• Rodriguez-Amaya DB, Kimura M. 2004. Harvest plus handbook for carotenoid analysis. Washington, DC and Cali: IFPRI and CIAT, p. 58. [Google Scholar]
  • Shahidi F. 2005. Quality assurance of fats and oils. In: Bailey’s industrial oil and fat products. New Jersey: John Wiley and Sons, pp. 565–575. [Google Scholar]
  • Shahidi F, Wanasundara UN. 2002. Methods for measuring oxidative rancidity in fats and oils. In: Akoh C, Min DB, eds. Food lipids: Chemistry, nutrition, and biotechnology. New York: Marcel Dekker. Available from https://www.taylorfrancis.com/books/e/9780203908815/chapters/10.1201%2F9780203908815-14. [Google Scholar]
  • Sigma Plot 10. 2006. Sigma Plot for Windows, Version 10. Systat Software, Inc. Germany. [Google Scholar]

Cite this article as: Tilahun WW, Grossi JAS, Favaro SP, Sediyama CS, Goulart SDM, Pimentel LD, Motoike SY. 2019. Increase in oil content and changes in quality of macauba mesocarp oil along storage. OCL 26: 20.

All Figures

thumbnail Fig. 1

Physical analyses of macauba fruit. a: mesocarp water activity (Maw); b: decay incidence (DI, %) along different storage periods. Error bars represent standard errors of the mean.

In the text
thumbnail Fig. 2

Specific activity of lipase (SAL) of macauba mesocarp along different storage periods. Error bars represent standard errors of the mean.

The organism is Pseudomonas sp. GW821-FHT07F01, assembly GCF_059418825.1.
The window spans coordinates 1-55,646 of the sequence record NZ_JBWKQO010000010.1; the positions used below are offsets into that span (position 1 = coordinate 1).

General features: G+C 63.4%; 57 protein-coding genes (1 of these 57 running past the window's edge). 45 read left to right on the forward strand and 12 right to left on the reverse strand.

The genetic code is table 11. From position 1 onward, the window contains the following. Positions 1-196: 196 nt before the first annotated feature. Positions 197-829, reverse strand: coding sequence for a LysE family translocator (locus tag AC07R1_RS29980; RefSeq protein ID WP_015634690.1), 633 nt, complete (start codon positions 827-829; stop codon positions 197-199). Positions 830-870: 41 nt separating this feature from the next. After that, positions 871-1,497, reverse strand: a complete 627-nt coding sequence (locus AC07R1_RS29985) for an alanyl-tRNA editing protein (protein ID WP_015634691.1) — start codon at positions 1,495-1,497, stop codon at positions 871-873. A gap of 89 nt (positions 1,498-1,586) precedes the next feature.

In the text
thumbnail Fig. 3

Acidity index of the macauba mesocarp oil along storage under room conditions. Error bars represent standard errors of the mean.

In the text
thumbnail Fig. 4

Quality parameters of macauba mesocarp oil along fruit storage under room conditions. a: peroxide index (PI); b: molar absorptivities (K232 and K270); c: oxidative stability index (OSI). Error bars represent standard errors of the mean.

In the text
thumbnail Fig. 5

Total carotenoids content (TC, mg/kg) of macauba mesocarp oil along storage. Each data point in the graph indicates mean ± SE of 5 replications.

In the text
thumbnail Fig. 6

Mesocarp color (MC) of stored macauba fruits. L: lightness; A: red/green axis; B: blue/yellow axis. Each data point in the graph indicates mean ± SE of five replications.

In the text

Current usage metrics show cumulative count of Article Views (full-text article views including HTML views, PDF and ePub downloads, according to the available data) and Abstracts Views on Vision4Press platform.

Data correspond to usage on the plateform after 2015. The current usage metrics is available 48-96 hours after online publication and is updated daily on week days.

Initial download of the metrics may take a while.